A couple of closing thoughts, however. First, the fact that this amendment to the Delaware statute still permits a corporation to eliminate or limit the scope of director indemnification and advancement of expenses rights after the fact so long as it does so through an express provision adopted up front illustrates once again the importance of keeping abreast of the latest developments in this ever evolving area of the law. Without doing so, you cannot ensure that your corporate governance documents will continue to serve their intended purposes. And second, keep in mind that in the context of a sale of your company, even carefully crafted bylaws and charter provisions may not be sufficient. In the absence of individual indemnification agreements between the company and each director that prohibit changes without both parties’ consent, these rights may only be preserved after the sale in certain circumstances through successfully negotiating with the acquirer at the time of the sale.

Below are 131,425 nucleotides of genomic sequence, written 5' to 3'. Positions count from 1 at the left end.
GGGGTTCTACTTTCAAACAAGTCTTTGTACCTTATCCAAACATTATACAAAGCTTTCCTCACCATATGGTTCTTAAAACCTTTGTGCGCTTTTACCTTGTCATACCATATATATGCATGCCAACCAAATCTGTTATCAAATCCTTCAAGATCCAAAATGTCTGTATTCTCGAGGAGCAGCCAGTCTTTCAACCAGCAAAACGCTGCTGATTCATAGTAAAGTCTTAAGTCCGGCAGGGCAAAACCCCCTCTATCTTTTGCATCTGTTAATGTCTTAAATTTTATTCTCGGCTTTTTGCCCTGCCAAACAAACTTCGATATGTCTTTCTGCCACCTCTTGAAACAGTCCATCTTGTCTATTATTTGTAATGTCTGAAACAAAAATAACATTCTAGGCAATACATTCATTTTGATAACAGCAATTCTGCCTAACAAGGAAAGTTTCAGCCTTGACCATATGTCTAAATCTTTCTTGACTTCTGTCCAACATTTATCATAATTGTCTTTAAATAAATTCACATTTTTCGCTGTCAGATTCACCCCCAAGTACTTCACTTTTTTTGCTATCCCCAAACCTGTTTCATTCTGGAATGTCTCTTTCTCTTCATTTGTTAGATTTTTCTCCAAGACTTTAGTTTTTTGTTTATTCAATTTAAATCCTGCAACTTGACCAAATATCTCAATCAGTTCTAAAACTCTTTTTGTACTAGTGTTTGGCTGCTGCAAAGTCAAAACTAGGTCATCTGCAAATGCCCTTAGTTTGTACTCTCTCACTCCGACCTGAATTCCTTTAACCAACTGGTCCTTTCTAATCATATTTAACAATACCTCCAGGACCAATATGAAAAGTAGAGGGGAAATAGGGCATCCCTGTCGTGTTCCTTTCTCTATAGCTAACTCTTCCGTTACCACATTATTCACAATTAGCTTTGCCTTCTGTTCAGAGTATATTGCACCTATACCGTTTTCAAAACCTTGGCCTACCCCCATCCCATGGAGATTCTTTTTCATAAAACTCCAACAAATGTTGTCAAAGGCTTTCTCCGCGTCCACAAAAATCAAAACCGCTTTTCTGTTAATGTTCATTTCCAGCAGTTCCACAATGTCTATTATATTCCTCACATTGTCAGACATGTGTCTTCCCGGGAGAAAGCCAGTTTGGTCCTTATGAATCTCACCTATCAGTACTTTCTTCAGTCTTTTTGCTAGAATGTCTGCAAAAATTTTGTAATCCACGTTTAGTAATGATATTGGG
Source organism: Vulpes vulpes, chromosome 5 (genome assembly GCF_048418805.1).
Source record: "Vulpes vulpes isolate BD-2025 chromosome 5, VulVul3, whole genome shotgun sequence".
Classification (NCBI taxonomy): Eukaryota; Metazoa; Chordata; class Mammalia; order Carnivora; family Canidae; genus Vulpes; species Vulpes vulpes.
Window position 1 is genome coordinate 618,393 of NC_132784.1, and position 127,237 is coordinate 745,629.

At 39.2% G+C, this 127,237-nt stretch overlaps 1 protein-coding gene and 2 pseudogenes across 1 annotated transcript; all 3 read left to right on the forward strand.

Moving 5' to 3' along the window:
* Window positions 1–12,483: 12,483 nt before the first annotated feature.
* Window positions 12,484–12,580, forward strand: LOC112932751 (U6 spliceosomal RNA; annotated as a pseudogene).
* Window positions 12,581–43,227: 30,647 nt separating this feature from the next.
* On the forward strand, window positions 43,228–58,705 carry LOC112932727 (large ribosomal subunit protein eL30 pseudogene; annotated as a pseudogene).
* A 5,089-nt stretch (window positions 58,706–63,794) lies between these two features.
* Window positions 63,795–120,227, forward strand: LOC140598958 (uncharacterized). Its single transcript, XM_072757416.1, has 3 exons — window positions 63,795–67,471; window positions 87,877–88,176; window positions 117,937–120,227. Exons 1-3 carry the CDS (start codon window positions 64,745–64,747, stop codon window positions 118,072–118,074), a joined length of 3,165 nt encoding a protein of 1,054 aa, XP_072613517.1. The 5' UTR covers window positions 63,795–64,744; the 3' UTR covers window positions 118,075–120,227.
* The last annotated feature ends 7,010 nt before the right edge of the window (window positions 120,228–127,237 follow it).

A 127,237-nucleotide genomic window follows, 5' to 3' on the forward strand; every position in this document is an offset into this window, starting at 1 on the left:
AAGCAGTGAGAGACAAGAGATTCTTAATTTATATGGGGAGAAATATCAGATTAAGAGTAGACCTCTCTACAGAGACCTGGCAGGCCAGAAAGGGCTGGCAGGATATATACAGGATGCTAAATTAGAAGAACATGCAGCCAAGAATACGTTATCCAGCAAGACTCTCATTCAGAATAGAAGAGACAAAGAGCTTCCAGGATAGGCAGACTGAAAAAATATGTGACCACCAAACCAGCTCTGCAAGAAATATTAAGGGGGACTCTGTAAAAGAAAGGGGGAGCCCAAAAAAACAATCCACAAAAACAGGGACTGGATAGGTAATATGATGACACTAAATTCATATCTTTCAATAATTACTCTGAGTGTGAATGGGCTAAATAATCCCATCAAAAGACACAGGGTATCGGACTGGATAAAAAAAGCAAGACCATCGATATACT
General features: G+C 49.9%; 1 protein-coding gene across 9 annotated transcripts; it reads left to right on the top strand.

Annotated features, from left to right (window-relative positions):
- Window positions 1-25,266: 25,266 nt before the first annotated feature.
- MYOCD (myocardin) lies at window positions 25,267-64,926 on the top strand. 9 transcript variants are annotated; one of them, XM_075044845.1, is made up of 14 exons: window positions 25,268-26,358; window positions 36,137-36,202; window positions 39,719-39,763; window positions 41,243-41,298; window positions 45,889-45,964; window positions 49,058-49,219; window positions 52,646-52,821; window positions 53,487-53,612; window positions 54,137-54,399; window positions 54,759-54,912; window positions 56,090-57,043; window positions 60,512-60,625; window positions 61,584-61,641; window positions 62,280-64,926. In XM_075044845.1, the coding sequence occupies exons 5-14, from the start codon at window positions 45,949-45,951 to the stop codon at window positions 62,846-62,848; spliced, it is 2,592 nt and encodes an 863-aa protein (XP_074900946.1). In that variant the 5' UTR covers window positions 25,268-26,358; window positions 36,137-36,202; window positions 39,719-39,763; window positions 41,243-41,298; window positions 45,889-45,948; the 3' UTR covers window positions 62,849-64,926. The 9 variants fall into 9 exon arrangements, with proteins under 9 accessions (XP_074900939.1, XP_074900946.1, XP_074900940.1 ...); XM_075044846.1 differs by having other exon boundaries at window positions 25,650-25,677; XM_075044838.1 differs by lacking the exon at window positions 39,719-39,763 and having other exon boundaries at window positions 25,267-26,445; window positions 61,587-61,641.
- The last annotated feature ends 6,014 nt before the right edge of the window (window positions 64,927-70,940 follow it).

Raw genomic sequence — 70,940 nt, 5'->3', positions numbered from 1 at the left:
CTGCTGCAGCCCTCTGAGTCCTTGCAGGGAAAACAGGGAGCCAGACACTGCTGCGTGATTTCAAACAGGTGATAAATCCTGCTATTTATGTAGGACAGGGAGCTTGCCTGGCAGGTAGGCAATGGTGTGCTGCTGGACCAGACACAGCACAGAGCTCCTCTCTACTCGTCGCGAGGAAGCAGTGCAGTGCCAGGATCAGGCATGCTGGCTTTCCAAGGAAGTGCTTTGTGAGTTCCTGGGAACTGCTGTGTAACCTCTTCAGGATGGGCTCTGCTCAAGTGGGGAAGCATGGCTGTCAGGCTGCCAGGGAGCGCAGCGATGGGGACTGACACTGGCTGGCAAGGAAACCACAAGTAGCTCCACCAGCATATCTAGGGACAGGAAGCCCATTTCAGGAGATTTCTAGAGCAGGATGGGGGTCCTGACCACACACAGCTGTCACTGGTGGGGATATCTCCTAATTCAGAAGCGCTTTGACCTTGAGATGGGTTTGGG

Congratulations! Your biotech company, BiotechOmics, was just acquired by MegaPharma. The papers have been signed, the money has been transferred and you are ready for a much-needed vacation. Just as you are ready to set sail for your tropical destination of choice, you receive a panicked phone call from a former member of BiotechOmics’s board of directors saying that he and the rest of the Board are being sued for alleged wrongdoing before the sale. After assuring the director that BiotechOmics had top-notch protections for its board members, you learn that MegaPharma changed the rules and that BiotechOmics’ former directors no longer enjoy the protection that they once had. So you call your attorney and ask a simple question, “Can MegaPharma do this?” Unfortunately, unless BiotechOmics planned ahead, the answer may very well be “yes.”